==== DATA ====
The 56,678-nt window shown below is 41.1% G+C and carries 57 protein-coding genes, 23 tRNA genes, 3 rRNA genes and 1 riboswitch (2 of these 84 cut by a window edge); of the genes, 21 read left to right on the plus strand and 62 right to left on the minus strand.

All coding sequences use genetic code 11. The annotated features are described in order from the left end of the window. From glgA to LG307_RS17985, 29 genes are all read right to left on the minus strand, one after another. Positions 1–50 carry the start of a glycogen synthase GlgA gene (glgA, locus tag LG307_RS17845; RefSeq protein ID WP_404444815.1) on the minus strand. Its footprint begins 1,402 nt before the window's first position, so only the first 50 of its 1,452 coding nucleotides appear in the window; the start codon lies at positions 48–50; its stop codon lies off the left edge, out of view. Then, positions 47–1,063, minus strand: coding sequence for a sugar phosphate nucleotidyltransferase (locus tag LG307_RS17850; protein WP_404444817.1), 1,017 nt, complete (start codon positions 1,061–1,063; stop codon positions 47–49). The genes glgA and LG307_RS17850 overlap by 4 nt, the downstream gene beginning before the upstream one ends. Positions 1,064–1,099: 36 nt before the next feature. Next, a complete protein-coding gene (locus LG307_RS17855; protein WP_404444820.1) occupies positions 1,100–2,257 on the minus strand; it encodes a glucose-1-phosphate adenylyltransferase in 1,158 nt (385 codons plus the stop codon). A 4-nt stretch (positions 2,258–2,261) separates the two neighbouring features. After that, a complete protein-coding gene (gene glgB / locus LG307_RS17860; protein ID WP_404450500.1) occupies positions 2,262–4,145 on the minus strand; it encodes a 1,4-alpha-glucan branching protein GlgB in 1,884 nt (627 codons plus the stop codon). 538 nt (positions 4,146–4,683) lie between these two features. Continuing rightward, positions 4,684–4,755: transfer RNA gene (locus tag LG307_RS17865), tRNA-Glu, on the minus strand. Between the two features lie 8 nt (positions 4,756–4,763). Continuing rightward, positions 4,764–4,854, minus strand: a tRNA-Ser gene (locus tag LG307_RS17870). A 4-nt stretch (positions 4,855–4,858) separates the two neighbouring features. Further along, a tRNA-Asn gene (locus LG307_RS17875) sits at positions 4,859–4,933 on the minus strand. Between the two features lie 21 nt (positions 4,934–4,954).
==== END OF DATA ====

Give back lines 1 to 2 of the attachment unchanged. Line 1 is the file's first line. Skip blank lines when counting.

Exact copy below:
The 56,678-nt window shown below is 41.1% G+C and carries 57 protein-coding genes, 23 tRNA genes, 3 rRNA genes and 1 riboswitch (2 of these 84 cut by a window edge); of the genes, 21 read left to right on the plus strand and 62 right to left on the minus strand.

All coding sequences use genetic code 11. The annotated features are described in order from the left end of the window. From glgA to LG307_RS17985, 29 genes are all read right to left on the minus strand, one after another. Positions 1–50 carry the start of a glycogen synthase GlgA gene (glgA, locus tag LG307_RS17845; RefSeq protein ID WP_404444815.1) on the minus strand. Its footprint begins 1,402 nt before the window's first position, so only the first 50 of its 1,452 coding nucleotides appear in the window; the start codon lies at positions 48–50; its stop codon lies off the left edge, out of view. Then, positions 47–1,063, minus strand: coding sequence for a sugar phosphate nucleotidyltransferase (locus tag LG307_RS17850; protein WP_404444817.1), 1,017 nt, complete (start codon positions 1,061–1,063; stop codon positions 47–49). The genes glgA and LG307_RS17850 overlap by 4 nt, the downstream gene beginning before the upstream one ends. Positions 1,064–1,099: 36 nt before the next feature. Next, a complete protein-coding gene (locus LG307_RS17855; protein WP_404444820.1) occupies positions 1,100–2,257 on the minus strand; it encodes a glucose-1-phosphate adenylyltransferase in 1,158 nt (385 codons plus the stop codon). A 4-nt stretch (positions 2,258–2,261) separates the two neighbouring features. After that, a complete protein-coding gene (gene glgB / locus LG307_RS17860; protein ID WP_404450500.1) occupies positions 2,262–4,145 on the minus strand; it encodes a 1,4-alpha-glucan branching protein GlgB in 1,884 nt (627 codons plus the stop codon). 538 nt (positions 4,146–4,683) lie between these two features. Continuing rightward, positions 4,684–4,755: transfer RNA gene (locus tag LG307_RS17865), tRNA-Glu, on the minus strand. Between the two features lie 8 nt (positions 4,756–4,763). Continuing rightward, positions 4,764–4,854, minus strand: a tRNA-Ser gene (locus tag LG307_RS17870). A 4-nt stretch (positions 4,855–4,858) separates the two neighbouring features. Further along, a tRNA-Asn gene (locus LG307_RS17875) sits at positions 4,859–4,933 on the minus strand. Between the two features lie 21 nt (positions 4,934–4,954).